Ancient Monuments

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Whitestone Cairn,cairn,Harestone Hill

A Scheduled Monument in Haddington and Lammermuir, East Lothian

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Latitude: 55.8521 / 55°51'7"N

Longitude: -2.6913 / 2°41'28"W

OS Eastings: 356818

OS Northings: 662317

OS Grid: NT568623

Mapcode National: GBR 90NS.40

Mapcode Global: WH7VK.M5NJ

Entry Name: Whitestone Cairn,cairn,Harestone Hill

Scheduled Date: 22 February 1994

Source: Historic Environment Scotland

Source ID: SM5921

Schedule Class: Cultural

Category: Prehistoric ritual and funerary: cairn (type uncertain)

Location: Garvald and Bara

County: East Lothian

Electoral Ward: Haddington and Lammermuir

Traditional County: East Lothian


The monument comprises the remains of a cairn likely to represent a burial monument of Bronze Age date. It survives as a prominent stony mound on the summit of Harestone Hill.

The site lies at 504m OD and commands extremely extensive views over the Lothians, from the Pentlands in the W to Dunbar in the E. The cairn is circular with a relatively well-defined edge and a diameter of approximately 12.5m. It is formed of loose stones with some indications of kerbing on the W side. The main body of the cairn rises to approximately 1m in height. Two stone heaps up to 2m high in the centre of the cairn appear to be relatively modern. The E part of the cairn is partially overlain by a sheep stell constructed from cairn material.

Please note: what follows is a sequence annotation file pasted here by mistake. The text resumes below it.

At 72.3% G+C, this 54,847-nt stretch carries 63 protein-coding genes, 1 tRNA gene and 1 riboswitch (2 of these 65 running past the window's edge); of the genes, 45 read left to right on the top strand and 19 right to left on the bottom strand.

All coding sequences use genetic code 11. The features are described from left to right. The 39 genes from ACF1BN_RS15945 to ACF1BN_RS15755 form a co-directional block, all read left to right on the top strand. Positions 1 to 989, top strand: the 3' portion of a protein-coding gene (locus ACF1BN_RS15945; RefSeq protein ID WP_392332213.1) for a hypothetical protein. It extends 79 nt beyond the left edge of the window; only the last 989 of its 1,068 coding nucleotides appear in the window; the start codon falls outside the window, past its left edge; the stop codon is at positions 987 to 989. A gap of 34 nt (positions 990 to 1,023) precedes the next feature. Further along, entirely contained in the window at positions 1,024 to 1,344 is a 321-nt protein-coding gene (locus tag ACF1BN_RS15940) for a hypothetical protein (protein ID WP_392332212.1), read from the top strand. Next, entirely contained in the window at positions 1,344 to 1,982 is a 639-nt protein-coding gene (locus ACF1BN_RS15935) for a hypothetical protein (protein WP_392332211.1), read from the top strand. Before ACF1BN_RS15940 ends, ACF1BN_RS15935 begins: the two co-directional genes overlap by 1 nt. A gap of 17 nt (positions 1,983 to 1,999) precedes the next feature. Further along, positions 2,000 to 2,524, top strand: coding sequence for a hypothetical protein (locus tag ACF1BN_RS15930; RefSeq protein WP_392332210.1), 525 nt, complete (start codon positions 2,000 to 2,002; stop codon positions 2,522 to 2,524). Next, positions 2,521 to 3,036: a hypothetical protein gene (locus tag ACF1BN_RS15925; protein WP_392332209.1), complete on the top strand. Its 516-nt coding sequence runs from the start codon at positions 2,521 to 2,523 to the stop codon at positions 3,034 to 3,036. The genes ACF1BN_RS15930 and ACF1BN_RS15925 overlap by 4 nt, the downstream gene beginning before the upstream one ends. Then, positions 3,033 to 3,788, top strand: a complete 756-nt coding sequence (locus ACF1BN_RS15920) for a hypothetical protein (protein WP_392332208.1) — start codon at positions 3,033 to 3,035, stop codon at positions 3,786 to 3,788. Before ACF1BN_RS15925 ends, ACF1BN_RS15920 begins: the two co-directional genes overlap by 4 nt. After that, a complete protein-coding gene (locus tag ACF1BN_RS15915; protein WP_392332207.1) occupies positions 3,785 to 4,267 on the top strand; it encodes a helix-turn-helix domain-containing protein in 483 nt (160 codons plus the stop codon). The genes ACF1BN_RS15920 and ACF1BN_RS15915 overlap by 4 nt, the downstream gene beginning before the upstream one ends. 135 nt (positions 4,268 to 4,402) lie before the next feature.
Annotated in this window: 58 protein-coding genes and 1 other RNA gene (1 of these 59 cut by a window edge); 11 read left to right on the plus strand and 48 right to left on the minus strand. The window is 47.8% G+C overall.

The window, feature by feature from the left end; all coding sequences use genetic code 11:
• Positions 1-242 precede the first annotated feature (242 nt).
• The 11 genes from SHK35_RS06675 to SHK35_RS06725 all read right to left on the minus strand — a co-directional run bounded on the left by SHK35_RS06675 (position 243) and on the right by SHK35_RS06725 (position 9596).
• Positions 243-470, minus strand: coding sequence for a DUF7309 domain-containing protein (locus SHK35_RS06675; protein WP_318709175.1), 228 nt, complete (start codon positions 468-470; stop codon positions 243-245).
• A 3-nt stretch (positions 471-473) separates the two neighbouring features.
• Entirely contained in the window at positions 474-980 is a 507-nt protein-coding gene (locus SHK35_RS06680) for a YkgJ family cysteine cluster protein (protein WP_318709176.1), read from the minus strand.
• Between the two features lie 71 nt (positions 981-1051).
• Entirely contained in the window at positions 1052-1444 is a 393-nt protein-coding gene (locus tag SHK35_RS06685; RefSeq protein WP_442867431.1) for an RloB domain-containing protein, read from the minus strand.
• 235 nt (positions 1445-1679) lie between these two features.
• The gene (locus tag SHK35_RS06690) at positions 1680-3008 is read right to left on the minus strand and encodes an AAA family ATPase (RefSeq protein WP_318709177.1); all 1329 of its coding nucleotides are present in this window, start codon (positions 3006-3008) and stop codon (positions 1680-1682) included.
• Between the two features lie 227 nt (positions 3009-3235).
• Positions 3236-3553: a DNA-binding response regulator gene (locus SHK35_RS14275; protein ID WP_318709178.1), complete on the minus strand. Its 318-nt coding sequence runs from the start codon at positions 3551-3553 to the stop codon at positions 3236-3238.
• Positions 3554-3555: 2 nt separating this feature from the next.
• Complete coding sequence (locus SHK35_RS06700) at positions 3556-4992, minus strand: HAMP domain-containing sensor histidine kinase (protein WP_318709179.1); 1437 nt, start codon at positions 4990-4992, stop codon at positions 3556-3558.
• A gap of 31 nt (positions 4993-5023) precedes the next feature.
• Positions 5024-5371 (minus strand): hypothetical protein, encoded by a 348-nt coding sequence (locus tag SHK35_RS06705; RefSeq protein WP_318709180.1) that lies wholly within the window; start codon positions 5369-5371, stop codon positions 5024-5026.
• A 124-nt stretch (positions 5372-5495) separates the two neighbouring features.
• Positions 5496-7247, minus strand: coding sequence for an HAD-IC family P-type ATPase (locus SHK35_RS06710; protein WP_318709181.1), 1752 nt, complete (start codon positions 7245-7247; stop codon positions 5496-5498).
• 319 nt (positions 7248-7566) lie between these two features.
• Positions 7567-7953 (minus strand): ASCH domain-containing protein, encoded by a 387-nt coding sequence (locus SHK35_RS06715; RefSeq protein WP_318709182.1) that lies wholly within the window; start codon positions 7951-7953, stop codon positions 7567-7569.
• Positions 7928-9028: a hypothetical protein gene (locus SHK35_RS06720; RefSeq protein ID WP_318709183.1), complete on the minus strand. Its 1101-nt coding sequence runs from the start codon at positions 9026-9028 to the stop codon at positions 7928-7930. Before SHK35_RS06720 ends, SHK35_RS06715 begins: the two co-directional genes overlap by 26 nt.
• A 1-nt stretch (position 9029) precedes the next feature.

The disturbance caused by the construction of the sheep stell and the modern cairns appears to be relatively superficial, having affected only the upper loose stones of the original cairn. There is every reason to expect that primary deposits will survive within the cairn.

The area to be scheduled encompasses the cairn and an area around it in which traces of associated activity may be expected to survive. It is circular with a diameter of 40m as marked in red on the accompanying map.

Source: Historic Environment Scotland

Statement of Scheduling

The monument is of national importance because of its potential to add to our understanding of Bronze Age funerary practices. The cairn may be expected to contain primary burials and related deposits while the area around it may be expected to contain evidence for associated ritual practices.

Source: Historic Environment Scotland



RCAHMS records the monument as NT 56 SE 3.

Source: Historic Environment Scotland

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